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FCC Reductions in USF Support Cause Drop in Demand for RUS Loans, Vilsack Says

Communications Daily
Matthew S. Schwartz

Demand for Rural Utilities Service loan funds dropped to 37 percent of the total amount of loan funds appropriated by Congress in FY 2012, Agriculture Secretary Thomas Vilsack and Rural Utilities Service Acting Administrator John Padalino told FCC Chairman Julius Genachowski Feb. 8, according to a letter sent Friday ( Current and prospective borrowers say they're hesitant to increase their outstanding debt and move forward with planned construction due to "the recently implemented reductions in USF support" and intercarrier compensation payments, Vilsack and Padalino said. The FCC musttake action "to help restore certainty and stability for rural broadband investment," they said.

Vilsack and Padalino offered several recommendations they said could help ensure "the economic stability of rural America." The commission could accelerate broadband deployment in rural areas by "establishing a separate Connect America Fund" for rural rate of return carriers, they said, and by modifying the USF to increase broadband investment and adoption among consumers there.

The FCC should immediately adjust the regression analysis-based caps on certain reimbursable high-cost support "to correct the structural and data integrity concerns of rural carriers," said Vilsack and Padalino. They also asked that RUS get "confidential access" to the regression model so it could better manage its lending programs.

Genachowski "had a good meeting with Secretary Vilsack, where they discussed the benefits of the FCC's once-in-a-generation overhaul of the Universal Service Fund to close the rural-rural divide and bring broadband to unserved areas," said an FCC spokesman. "To achieve this on a budget requires increased fiscal responsibility and greater accountability for the smaller carriers that borrow from RUS. These carriers have historically received higher support levels with less accountability, including up to $20,000 per phone line per year in some cases. As implementation of our reforms continues, stakeholders will need to continue making adjustments and working constructively together."

Vilsack "continues to be my hero with his continual efforts to hold critical discussions" with the FCC, said NTCA CEO Shirley Bloomfield in a blog entry Monday ( She praised Vilsack for creating a long-term and a short-term vision that can help telcos repay their existingloans, while generating certainty and investment. NTCA "very much" agrees with the proposals, Bloomfield told us. Many NTCA members have had to stop projects or turn back stimulus money for fear that they will run afoul of the annually retabulated caps, she said. "It has put a big chill on investment," she said. "The uncertainty is palpable."

A new NTCA survey found 69 percent of respondents had postponed or canceled projects, representing a lost or delayed investment of nearly $500 million ( "Limiting rural carriers' ability to recover the cost of bringing high-speed broadband to our country's most hard-to-serve areas is hindering efforts to plan and execute necessary network upgrades, resulting in millions of dollars in lost or postponed investments," Bloomfield said. "This troubling trend will mean fewer dollars flowing to communities for economic development and jobs, as projects continue to be put on hold or are delayed indefinitely."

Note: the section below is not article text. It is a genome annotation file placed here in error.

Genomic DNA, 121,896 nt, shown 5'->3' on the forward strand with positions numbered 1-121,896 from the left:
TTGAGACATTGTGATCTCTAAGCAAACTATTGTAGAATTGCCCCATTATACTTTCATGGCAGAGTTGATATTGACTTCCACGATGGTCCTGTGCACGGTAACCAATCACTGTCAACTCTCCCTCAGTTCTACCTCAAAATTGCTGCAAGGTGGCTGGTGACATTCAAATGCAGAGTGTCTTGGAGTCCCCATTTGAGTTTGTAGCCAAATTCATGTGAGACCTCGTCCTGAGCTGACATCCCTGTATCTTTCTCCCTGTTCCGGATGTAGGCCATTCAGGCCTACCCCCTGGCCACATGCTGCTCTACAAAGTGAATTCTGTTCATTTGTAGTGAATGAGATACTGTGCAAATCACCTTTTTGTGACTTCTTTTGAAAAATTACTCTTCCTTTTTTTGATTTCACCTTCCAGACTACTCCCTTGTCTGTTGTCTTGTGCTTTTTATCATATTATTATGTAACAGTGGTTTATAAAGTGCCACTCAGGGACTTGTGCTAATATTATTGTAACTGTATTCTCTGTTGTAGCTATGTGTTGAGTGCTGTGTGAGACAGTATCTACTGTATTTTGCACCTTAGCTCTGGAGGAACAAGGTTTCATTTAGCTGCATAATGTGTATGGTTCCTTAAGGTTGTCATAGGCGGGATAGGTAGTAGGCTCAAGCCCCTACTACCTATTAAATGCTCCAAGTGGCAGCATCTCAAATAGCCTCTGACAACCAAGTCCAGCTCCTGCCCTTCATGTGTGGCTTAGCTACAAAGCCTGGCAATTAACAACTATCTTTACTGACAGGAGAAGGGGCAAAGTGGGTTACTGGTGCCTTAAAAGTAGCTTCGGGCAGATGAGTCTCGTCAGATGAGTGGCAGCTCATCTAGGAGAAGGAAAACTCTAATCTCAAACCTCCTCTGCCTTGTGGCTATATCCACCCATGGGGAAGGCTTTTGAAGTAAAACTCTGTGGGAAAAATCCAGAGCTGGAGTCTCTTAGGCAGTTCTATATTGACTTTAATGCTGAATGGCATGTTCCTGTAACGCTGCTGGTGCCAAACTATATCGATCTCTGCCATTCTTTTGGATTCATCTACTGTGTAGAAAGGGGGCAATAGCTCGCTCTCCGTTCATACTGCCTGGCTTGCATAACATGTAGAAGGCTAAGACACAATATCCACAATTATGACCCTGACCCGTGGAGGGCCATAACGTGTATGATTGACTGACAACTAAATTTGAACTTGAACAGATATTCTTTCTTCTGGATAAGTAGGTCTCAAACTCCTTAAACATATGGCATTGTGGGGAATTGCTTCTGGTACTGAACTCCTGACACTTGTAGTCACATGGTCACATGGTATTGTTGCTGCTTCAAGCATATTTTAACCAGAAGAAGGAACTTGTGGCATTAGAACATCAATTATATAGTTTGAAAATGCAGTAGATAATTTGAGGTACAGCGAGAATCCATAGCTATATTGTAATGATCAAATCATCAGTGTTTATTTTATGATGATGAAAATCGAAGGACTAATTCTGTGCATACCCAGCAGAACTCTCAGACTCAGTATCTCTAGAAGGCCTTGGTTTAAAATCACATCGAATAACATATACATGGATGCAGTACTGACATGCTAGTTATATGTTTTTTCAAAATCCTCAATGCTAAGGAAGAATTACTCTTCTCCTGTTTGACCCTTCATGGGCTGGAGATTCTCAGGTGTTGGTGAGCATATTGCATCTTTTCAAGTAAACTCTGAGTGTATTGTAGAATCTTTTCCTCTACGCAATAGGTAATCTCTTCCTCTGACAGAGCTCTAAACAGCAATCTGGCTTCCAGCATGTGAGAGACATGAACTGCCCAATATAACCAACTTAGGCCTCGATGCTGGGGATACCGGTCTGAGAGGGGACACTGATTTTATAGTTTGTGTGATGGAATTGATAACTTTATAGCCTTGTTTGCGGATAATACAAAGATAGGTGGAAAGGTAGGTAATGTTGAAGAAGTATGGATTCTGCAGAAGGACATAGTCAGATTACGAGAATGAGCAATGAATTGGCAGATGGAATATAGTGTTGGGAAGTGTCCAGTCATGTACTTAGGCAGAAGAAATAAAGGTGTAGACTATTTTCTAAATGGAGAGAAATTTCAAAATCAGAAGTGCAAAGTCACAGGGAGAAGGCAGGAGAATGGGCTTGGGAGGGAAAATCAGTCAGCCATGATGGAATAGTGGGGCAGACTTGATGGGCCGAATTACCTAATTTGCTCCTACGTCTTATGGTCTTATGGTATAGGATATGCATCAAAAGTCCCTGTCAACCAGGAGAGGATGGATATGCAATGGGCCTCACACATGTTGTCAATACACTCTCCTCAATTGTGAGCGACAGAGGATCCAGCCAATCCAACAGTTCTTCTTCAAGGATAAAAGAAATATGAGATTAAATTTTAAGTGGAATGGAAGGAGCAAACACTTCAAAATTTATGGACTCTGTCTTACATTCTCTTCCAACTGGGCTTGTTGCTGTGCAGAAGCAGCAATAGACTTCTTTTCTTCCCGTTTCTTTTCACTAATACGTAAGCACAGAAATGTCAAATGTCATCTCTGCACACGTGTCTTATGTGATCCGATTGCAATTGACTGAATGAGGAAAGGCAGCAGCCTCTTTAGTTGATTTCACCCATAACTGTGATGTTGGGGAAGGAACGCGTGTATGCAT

The commission should put off any additional rulemaking on proposed caps and cost constraints on rural carriers until rural carriers can integrate the impact of existing caps into their business plans, Vilsack and Padalino said. They also encouraged the commission to "modify and expand the waiver process to support the maintenance or extension of broadband service in rural areas," and to help companies repay debt they incurred before the USF/intercarrier compensationorder was approved in fall 2011.

Western Telecommunications Association supports the letter's recommendations, said Derrick Owens, vice president-government affairs. "Our members are definitely holding back on investing, just because of a lot of the uncertainty that they're experiencing right now," he told us. WTA members are also refraining from trying to secure more loans because of the shifting regression caps, he said. Owens hopes a sixth order on reconsideration from the FCC addresses some of the uncertainty, and creates a sense of stability among WTA's members. Until then, he said "they don't feel comfortable drawing down any more money because they don't know what's going to happen to them in the next couple of years."

Rural-based industries that produce food, energy and other services rely on broadband to remain globally competitive, said Padalino and Vilsack. The U.S. agriculture sector, for example, has maintained a trade surplus for more than 20 years,forecast to be $30 billion in 2013, they said. As farmers "increasingly rely on advanced telecommunications to support their work on the farm, affordability and sustainability of broadband is imperative to maintain this trade surplus," they said.

Bloomfield said she worries that since so few companies are using the RUS loan money, Congress might cut back the amount they allocate. "Congress looks at that," she said. When determining ways to fix the budget, legislators look at how much was appropriated and how much was drawn down, she said. "They may choose to cut this program." -- Matthew S. Schwartz